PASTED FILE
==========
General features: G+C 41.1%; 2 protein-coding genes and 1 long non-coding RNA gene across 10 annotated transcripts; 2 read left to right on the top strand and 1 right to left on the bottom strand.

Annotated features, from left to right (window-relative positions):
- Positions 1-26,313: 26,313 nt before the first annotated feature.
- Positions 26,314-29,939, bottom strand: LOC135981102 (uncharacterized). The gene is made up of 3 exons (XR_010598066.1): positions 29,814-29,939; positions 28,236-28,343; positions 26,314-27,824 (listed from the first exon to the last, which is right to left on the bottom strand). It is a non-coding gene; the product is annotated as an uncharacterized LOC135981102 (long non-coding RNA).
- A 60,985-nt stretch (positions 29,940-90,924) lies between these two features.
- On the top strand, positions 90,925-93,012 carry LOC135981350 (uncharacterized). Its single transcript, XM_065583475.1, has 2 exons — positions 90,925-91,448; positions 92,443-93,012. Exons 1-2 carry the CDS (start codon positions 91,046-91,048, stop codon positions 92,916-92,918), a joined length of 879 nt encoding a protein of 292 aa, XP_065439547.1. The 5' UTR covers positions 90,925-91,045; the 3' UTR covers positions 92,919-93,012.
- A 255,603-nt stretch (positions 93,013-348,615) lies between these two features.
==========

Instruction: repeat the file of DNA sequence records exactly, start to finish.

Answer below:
General features: G+C 41.1%; 2 protein-coding genes and 1 long non-coding RNA gene across 10 annotated transcripts; 2 read left to right on the top strand and 1 right to left on the bottom strand.

Annotated features, from left to right (window-relative positions):
- Positions 1-26,313: 26,313 nt before the first annotated feature.
- Positions 26,314-29,939, bottom strand: LOC135981102 (uncharacterized). The gene is made up of 3 exons (XR_010598066.1): positions 29,814-29,939; positions 28,236-28,343; positions 26,314-27,824 (listed from the first exon to the last, which is right to left on the bottom strand). It is a non-coding gene; the product is annotated as an uncharacterized LOC135981102 (long non-coding RNA).
- A 60,985-nt stretch (positions 29,940-90,924) lies between these two features.
- On the top strand, positions 90,925-93,012 carry LOC135981350 (uncharacterized). Its single transcript, XM_065583475.1, has 2 exons — positions 90,925-91,448; positions 92,443-93,012. Exons 1-2 carry the CDS (start codon positions 91,046-91,048, stop codon positions 92,916-92,918), a joined length of 879 nt encoding a protein of 292 aa, XP_065439547.1. The 5' UTR covers positions 90,925-91,045; the 3' UTR covers positions 92,919-93,012.
- A 255,603-nt stretch (positions 93,013-348,615) lies between these two features.